As soon as you enter the front room, you go into sensory overdrive. You hear the rowdy crowd, laughing and chatting noisily over the blasting music. Plastered on every wall, you see graffiti art and paraphernalia, ranging from vintage concert posters to old license plates and everything in between.
The tables are also a spectacle, hidden under sandbox-sized dishes of macaroni and cheese, heaps of nachos, inch-thick quesadillas, and plates of wings. Your sense of smell is overwhelmed by all these foods combining to create an exceptionally savory scent. We are grateful that our friend Carrie Carella, co-owner of NoRA Cupcake factory, was there to lead us to our table, as we stared wide-eyed at the spectacular establishment that is Eli Cannon’s Tap Room.
After squeezing through the maze of customers, waiters, and artwork, we arrived at a large booth in the corner, where Eli’s owner and founder Phil Ouellette stood awaiting our arrival. He handed us what he claimed to be menus but appeared more like novels filled with hand-drawn artwork and every type of comfort food/bar snack you could imagine.
“How about we just go with some of our specialty dishes?” Carella recommended. We nodded enthusiastically, and were led to go explore more of the restaurant.
After walking through more of the seating area, which continued to be decorated with art on every surface, we were led to the door that led to the Eli Cannon’s “beach”, an outdoor area complete with sand, beach chairs, and more art. We learned that this area was built to accommodate people waiting to sit down inside.
Because of the restaurant’s popularity, there is almost always a wait at Eli Cannon’s, and Ouellette wanted to provide a cool atmosphere for people to enjoy food and drinks while they wait rather than simply linger outside the building. In addition to this, he is in the process of building a VIP area outside to be used mainly by special parties booked in advance.
After leading us back to our table, Ouellette began to explain the history of the establishment. Prior to starting Eli’s, he used to bartend at Mother’s, which occupied Eli’s building before it went out of business. When Mother’s shut down, Ouellette knew he needed a job and decided that if he couldn’t find one elsewhere he would just have to make one for himself.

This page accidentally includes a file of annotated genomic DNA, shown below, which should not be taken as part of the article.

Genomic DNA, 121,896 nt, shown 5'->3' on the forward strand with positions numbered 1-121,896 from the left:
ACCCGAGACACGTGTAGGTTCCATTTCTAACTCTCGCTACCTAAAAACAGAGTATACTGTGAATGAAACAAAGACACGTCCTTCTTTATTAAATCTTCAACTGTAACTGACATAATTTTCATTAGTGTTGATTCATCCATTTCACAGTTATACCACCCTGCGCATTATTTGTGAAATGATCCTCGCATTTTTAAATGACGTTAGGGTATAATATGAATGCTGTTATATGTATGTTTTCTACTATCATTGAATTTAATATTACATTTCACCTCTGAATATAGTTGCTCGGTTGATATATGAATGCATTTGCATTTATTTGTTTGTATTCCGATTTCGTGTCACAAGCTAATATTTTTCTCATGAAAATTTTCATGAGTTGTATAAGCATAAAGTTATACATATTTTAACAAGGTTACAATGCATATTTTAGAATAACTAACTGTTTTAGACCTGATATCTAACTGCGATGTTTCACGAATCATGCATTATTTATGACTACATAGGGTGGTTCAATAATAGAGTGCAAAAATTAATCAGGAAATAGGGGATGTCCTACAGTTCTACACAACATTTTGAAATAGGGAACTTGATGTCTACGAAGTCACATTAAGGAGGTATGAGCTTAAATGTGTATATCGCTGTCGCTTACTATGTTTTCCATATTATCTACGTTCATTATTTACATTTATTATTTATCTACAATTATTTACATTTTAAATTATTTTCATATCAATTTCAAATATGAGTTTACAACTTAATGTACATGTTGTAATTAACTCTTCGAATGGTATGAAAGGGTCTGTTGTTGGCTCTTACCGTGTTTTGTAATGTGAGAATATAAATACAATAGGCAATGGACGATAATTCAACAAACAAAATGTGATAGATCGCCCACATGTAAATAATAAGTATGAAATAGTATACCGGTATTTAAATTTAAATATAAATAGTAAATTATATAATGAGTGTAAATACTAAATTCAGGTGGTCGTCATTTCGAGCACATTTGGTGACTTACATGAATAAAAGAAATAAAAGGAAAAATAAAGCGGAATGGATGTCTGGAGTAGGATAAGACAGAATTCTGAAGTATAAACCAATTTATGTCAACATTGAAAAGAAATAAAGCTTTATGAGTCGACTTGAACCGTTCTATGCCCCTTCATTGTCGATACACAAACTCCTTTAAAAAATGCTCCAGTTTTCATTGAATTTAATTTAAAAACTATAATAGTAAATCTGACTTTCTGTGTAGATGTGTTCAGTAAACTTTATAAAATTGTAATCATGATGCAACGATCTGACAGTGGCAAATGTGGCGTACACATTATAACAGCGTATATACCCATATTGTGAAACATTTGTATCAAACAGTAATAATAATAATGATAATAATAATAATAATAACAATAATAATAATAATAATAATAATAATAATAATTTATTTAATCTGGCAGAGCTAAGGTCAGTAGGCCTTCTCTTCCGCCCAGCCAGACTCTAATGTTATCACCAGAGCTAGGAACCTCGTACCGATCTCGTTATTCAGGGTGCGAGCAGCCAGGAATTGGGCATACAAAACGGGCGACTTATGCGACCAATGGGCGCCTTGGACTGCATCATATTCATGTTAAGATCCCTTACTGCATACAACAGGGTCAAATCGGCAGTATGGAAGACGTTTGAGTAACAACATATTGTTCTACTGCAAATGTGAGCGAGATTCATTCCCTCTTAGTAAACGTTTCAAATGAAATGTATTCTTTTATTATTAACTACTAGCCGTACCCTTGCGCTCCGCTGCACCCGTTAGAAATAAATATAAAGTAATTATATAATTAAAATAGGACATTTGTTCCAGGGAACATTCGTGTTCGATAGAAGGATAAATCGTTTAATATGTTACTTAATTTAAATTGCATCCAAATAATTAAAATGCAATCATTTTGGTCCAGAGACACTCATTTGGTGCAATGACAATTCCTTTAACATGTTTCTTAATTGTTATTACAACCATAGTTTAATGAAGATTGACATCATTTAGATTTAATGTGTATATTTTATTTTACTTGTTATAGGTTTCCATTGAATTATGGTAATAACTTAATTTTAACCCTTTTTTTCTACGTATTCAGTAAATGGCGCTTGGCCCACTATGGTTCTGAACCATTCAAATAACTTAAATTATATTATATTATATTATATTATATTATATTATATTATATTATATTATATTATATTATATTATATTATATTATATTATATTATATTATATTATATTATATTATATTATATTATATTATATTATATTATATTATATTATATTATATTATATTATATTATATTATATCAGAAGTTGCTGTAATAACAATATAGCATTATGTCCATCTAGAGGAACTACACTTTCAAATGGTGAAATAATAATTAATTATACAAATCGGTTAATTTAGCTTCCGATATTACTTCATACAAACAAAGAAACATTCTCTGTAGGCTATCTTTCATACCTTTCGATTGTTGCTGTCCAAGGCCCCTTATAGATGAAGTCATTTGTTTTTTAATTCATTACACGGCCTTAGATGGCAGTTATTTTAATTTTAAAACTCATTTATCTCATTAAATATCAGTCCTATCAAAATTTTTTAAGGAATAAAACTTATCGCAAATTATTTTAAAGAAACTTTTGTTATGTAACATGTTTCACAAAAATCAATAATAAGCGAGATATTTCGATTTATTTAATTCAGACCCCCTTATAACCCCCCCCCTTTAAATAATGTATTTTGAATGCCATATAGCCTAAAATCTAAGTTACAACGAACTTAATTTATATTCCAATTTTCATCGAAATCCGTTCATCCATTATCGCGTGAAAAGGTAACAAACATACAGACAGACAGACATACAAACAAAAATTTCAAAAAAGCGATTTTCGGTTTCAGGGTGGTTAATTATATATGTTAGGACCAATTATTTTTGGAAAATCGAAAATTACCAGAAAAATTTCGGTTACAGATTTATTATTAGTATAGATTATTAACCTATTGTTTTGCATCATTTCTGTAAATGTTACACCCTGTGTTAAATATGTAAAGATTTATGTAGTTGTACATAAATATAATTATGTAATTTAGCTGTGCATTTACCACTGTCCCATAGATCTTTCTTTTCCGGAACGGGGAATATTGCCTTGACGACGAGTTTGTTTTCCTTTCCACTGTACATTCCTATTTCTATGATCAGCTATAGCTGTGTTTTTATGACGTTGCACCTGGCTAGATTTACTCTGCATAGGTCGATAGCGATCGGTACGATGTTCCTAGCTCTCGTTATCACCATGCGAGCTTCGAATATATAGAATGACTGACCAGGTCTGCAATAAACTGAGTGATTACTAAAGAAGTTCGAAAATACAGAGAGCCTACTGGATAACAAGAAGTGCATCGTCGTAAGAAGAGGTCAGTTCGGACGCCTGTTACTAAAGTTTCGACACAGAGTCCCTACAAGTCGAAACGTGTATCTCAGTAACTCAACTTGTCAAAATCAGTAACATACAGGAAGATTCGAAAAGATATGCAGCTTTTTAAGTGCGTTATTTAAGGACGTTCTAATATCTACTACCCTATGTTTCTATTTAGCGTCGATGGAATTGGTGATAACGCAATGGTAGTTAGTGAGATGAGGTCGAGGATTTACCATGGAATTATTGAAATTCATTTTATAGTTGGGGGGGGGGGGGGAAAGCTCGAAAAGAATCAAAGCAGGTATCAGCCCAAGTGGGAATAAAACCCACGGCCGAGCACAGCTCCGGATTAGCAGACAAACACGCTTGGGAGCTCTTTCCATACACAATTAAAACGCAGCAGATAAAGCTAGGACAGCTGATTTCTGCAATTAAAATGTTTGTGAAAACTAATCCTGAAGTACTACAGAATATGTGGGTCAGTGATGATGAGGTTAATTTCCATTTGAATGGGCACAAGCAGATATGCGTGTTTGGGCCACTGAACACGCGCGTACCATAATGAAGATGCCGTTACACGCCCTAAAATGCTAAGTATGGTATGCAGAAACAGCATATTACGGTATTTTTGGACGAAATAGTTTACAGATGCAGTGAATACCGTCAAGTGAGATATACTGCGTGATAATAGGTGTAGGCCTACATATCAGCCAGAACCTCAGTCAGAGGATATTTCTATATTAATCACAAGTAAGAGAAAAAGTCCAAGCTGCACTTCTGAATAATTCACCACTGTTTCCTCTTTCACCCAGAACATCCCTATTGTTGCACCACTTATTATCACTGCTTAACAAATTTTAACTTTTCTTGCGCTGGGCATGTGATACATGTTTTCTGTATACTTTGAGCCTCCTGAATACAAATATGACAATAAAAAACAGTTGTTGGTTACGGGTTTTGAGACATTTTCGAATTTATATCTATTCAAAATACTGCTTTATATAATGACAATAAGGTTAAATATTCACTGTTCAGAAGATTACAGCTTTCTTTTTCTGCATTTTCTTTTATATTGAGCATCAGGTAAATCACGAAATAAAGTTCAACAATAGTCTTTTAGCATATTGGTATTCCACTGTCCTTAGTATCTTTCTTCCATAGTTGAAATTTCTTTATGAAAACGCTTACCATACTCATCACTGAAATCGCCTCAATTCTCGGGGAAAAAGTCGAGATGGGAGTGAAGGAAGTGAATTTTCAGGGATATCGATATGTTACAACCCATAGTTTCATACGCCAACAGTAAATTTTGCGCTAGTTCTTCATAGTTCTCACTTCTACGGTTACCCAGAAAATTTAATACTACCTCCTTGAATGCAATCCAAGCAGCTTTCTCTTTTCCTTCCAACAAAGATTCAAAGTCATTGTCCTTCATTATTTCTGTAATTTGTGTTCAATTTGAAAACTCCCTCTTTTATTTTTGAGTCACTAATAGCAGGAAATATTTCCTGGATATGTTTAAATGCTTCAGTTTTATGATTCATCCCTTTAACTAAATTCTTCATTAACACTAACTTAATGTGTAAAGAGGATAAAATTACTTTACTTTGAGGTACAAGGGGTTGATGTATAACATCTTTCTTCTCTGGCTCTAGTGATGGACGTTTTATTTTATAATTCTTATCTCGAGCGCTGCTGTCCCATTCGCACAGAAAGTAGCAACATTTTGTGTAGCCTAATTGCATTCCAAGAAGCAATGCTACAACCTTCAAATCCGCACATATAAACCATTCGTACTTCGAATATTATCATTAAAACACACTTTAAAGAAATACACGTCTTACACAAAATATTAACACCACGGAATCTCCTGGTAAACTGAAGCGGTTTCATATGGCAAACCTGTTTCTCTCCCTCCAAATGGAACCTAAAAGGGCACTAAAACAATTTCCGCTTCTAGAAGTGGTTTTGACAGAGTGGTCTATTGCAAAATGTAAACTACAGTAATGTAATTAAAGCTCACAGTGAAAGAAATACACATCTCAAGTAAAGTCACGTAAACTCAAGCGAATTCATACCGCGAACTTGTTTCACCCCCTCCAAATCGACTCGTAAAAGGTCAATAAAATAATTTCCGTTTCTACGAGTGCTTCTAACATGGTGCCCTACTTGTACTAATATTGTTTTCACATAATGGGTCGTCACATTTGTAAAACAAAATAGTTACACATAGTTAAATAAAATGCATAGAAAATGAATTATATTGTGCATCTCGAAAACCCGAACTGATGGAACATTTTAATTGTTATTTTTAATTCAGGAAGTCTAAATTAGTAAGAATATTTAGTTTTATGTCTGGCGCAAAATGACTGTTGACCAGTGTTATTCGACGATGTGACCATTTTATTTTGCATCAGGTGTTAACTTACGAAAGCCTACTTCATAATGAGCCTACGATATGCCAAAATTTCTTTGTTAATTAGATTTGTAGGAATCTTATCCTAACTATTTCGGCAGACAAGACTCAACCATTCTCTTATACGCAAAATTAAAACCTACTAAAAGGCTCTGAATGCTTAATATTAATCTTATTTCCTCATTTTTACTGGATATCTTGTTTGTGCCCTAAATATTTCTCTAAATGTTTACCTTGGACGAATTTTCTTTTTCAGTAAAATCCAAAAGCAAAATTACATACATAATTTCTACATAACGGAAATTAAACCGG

“It wasn’t like a business plan,” explained Ouellette. “I needed a job. I was really just trying to create a bartending job for myself because I lost my job when Mother’s closed.”
For 19 years, Eli’s has been a true Middletown staple, offering something for everyone. Whether it’s their renowned tap selection (famous throughout New England), the incredibly unique atmosphere, or the creative and delicious food, there are many draws to this restaurant, and it’s no wonder it always looks pretty busy. They claim to have a significant number of regulars who come here knowing exactly what they want.
“We find that there’s bar people and there’s restaurant people.” Ouellette remarked. “And then there’s booth people. There are people that will wait two hours for a booth because they want to sit in a booth.”
Ouellette also explained that, despite disappointing some of the regulars, they change their menu every year. They strongly believe in constantly improving their restaurant.
“It’s just been a work in progress, and we haven’t stopped,” Ouellette said.
When asked about the culinary style at Eli’s, Ouellette and Carella chuckled a bit and grinned at each other.
“We call it American trailer park fusion,” they said almost in unison. “It’s all the comforts of home with a little dash of honey boo boo,” added Ouellette.
Based on what we tried, this characterization seems very fitting—in the best way possible. Our meal included: macaroni and cheese filled with barbeque pulled pork, bourbon teriyaki wings, “2 in the pool” wings (buffalo & barbeque sauce), fried pickles and jalapeno peppers, nachos with chicken (and every other topping you could imagine), and a “Big E” quesadilla, which includes all the ingredients in a McDonald’s “Big Mac” stuffed inside a cheese-encrusted quesadilla.
Needless to say, the food was very satisfying, and we found ourselves unable to physically leave the booth after devouring multiple plates of it. Our favorites were the “Big E” and the fried pickles, but all of the food was really delicious. Plus, the prices were phenomenal. For just $12.50 a customer can purchase what appears to be a sandbox of macaroni and cheese. Once the four of us pushed our plates away, incredibly full, there was still more than half of it left.
Before experiencing it for ourselves, we were hesitant to go to Eli Cannon’s. We thought it was a typical bar located pretty far out onto Main Street in the North End. But in reality, it has so much more to offer. The wild atmosphere makes it unique, not only to Middletown, but as a restaurant in general. We strongly believe that, after designing both NoRA and Eli’s, Ouellette could definitely score a job becoming an interior designer.
In addition, the drink menu is known far and wide for its diversity and originality, and the food is perfect for a casual night out. To put it simply, Eli’s provides a down-to-earth experience that is a true reminder of everything that makes Middletown unique and special.
-Ari & Alex
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